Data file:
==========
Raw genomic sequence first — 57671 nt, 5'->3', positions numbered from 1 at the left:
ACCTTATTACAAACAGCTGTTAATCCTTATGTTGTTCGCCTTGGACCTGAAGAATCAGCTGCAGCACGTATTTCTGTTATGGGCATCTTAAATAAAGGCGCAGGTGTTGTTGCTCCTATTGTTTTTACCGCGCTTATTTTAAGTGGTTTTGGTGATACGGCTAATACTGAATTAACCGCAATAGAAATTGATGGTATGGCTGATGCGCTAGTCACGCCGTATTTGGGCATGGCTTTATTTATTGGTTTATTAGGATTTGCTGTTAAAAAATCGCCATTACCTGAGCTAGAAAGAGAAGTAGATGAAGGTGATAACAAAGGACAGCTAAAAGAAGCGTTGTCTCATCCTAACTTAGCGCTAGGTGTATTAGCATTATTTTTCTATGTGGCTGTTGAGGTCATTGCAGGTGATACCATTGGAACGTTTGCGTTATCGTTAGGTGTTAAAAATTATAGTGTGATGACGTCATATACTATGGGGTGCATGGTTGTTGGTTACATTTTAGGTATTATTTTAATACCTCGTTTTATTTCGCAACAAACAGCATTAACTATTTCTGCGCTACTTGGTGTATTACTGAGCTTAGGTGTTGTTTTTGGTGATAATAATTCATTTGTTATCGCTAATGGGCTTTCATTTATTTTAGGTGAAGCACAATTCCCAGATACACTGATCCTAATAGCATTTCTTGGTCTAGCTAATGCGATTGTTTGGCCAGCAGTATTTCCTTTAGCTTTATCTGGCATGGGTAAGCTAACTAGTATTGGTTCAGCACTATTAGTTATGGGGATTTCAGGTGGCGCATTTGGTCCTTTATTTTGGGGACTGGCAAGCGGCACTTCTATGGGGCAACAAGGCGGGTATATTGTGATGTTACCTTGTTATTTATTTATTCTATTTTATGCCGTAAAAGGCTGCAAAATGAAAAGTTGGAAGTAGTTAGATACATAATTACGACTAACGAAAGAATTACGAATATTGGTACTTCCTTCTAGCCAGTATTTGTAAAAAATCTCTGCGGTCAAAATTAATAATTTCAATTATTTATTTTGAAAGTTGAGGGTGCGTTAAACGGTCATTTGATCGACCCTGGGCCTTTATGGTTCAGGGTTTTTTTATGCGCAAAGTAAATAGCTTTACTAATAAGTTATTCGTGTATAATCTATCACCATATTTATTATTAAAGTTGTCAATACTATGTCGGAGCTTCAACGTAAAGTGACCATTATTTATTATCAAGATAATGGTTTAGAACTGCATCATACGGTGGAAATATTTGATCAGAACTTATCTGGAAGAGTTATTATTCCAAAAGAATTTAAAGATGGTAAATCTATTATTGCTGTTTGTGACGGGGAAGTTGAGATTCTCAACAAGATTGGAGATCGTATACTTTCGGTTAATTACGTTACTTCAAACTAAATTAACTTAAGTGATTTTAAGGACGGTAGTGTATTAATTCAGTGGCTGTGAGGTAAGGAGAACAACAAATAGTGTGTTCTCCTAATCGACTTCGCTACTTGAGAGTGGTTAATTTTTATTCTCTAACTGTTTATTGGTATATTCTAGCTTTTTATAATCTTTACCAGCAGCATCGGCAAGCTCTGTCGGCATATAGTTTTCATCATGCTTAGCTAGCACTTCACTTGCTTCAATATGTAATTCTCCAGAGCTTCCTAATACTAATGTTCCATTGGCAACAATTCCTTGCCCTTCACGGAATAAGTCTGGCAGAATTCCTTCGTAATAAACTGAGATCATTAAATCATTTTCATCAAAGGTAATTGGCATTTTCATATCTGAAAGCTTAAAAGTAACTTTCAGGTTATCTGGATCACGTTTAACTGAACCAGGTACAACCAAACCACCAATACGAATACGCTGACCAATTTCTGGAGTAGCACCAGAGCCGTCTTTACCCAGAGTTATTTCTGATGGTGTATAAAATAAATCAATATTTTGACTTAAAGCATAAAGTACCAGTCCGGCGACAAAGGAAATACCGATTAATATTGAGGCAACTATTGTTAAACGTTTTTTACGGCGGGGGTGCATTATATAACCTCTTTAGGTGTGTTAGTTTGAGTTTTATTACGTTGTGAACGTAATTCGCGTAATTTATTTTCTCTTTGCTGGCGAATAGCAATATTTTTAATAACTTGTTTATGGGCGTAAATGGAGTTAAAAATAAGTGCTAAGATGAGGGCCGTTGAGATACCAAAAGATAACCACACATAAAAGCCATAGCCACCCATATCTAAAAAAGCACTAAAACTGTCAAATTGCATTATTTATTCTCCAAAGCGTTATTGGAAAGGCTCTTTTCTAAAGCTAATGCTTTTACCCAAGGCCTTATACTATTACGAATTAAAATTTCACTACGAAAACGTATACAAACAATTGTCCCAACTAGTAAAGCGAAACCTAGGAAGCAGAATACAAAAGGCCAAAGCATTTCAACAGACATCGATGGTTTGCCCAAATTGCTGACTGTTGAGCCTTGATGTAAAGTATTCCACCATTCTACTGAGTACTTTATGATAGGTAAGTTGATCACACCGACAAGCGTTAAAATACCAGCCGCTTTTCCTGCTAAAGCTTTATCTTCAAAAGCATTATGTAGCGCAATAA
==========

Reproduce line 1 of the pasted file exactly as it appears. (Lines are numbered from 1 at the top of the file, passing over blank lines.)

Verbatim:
Raw genomic sequence first — 57671 nt, 5'->3', positions numbered from 1 at the left: